Medicare Certification on the other hand requires conformance with the NFPA 2000. The Conditions for coverage actually have little to say about "the environment". Safe and Appropriate is about it. NFPA does not require a hospital grade generator or piped gases unless the facility is using General Anesthesia.
Many of you may be interested in this conference coming up next month.
3rd Annual Ambulatory Surgery Center
Orthopedics, Neurosurgery and Pain Management
Conference and Exhibits
05-15-2005, 07:17 AM
I am aware of insurers who are now paying physicians a premium to perform the same procedures in their office rather than an ASC. As many physicians are implementing fluoro suites in their offices anyway due to increased revenue from medicare (approximately triple to quadruple what they are paid to do the same procedure in an ASC), there is an increased incentive for physicians to negotiate with insurers for a premium rather than build a single specialty ASC. There is also apparently a new movement that would certify procedure rooms in physician's offices underway and that may have an impact with insurers.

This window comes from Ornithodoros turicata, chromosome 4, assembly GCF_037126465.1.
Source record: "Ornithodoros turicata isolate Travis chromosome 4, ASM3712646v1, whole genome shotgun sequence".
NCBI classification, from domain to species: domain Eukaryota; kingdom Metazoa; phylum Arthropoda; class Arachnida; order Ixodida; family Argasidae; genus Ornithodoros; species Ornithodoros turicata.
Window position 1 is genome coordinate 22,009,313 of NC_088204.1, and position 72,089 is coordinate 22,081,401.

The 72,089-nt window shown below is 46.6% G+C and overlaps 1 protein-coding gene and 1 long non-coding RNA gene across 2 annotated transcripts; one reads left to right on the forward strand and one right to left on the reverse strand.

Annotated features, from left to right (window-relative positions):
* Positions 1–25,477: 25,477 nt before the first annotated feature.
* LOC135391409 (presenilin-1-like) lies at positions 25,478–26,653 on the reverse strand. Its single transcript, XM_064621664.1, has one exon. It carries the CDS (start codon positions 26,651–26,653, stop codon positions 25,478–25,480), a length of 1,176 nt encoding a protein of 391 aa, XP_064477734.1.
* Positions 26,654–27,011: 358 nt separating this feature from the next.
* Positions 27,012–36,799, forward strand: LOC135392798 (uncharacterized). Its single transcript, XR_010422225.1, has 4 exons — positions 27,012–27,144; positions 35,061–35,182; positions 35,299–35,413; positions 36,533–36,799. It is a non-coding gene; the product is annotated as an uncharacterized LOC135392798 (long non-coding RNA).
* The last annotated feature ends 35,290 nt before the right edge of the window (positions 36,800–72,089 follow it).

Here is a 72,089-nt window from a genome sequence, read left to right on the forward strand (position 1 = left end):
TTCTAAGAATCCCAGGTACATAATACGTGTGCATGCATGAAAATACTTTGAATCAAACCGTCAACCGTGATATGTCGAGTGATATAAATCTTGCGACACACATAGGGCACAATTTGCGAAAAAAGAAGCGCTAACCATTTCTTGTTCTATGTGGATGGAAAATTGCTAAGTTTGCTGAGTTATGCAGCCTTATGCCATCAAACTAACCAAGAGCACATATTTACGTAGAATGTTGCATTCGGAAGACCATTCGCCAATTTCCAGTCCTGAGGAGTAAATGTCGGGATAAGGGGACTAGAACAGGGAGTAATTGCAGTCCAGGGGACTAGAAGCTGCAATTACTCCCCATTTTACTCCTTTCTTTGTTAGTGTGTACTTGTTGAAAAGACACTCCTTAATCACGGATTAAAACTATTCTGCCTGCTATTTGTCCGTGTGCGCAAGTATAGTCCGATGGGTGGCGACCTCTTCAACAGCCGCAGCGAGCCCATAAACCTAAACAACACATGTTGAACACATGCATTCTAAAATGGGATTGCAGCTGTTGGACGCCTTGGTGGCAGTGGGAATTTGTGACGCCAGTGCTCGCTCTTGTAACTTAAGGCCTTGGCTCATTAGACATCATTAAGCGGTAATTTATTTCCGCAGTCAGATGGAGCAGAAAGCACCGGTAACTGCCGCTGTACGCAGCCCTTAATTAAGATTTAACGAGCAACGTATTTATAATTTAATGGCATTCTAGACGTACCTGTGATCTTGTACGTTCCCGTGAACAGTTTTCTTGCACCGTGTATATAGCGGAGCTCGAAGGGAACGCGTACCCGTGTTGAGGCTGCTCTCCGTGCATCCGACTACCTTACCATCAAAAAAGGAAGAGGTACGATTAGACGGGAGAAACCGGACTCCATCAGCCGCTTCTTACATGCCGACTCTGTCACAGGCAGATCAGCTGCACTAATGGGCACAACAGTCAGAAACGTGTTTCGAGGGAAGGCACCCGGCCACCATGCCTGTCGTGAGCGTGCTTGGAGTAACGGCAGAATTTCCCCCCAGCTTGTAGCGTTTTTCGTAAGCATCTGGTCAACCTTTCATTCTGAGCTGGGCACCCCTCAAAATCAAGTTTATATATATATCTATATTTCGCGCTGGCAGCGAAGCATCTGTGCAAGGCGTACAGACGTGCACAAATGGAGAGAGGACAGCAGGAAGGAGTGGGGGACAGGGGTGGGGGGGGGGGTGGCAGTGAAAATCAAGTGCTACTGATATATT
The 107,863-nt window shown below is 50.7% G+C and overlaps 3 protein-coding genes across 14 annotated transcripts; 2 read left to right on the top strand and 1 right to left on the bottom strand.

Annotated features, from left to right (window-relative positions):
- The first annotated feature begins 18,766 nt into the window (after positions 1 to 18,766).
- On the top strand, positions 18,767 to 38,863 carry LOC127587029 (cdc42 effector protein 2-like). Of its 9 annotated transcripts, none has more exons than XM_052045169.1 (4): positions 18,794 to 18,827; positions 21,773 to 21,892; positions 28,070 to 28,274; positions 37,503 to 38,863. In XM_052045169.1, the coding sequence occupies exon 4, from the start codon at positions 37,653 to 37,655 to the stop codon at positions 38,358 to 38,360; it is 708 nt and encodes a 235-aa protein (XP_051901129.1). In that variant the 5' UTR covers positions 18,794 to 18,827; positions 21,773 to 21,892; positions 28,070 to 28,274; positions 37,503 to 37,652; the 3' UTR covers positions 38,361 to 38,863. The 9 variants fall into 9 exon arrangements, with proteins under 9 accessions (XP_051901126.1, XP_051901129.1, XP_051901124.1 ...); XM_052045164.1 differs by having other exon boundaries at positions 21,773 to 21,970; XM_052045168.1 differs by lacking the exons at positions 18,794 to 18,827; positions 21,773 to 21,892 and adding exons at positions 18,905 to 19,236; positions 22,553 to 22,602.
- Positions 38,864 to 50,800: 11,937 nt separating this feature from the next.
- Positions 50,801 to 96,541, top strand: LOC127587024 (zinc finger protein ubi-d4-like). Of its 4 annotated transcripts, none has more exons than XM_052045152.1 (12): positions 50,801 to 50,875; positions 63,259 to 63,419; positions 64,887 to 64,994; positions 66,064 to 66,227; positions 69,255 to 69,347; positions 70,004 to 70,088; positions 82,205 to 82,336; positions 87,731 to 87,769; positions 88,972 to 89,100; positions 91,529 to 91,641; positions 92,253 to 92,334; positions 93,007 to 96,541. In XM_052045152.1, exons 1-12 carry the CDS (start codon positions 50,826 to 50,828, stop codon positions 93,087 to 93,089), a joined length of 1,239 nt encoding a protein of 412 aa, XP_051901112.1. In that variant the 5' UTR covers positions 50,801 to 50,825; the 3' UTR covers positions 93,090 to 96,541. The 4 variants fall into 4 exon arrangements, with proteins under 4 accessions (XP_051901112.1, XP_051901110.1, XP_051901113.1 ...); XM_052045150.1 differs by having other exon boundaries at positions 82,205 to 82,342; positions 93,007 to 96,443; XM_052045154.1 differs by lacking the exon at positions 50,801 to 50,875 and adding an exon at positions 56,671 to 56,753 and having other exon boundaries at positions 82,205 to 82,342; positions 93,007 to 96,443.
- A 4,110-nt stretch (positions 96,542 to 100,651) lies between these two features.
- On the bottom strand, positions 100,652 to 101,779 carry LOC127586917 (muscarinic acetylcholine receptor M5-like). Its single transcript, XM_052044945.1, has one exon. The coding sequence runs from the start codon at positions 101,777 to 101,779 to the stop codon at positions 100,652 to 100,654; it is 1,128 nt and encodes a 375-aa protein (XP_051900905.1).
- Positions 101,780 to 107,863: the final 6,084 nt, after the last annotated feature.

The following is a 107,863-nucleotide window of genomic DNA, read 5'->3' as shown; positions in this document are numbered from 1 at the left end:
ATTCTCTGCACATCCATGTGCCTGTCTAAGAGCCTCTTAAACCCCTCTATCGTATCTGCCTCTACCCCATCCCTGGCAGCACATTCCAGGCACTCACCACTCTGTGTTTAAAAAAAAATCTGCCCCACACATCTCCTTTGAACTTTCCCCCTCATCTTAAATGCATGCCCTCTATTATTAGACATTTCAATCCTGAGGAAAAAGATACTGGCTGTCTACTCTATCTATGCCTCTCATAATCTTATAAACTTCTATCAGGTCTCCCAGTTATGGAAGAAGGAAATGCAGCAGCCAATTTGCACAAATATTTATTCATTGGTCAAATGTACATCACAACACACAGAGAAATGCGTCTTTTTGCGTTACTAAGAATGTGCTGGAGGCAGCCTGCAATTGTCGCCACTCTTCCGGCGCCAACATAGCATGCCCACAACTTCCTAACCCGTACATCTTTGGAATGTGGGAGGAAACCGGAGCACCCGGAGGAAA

Having a friend who just completed an ASC, a very large generator system WAS required although not the capactiy of a hospital.
Amy is correct in the sizes of OR rooms in an ASC is determined by interestingly the type of anesthesia rather than the type of surgery or surgical requirements. The breakdowns are 121/225/400 square feet minimum for local/IV sedation/general anesthesia with the rooms needing to be nearly square (there is a minimum length of walls).
Some states have certificate of need requirements in which justification of the ASC must be made and comments from the local medical community including hospitals, can throw up barriers to ASC construction and development. These are usually not insurmountable but can be expensive in the attorneys fees paid to obtain the CON.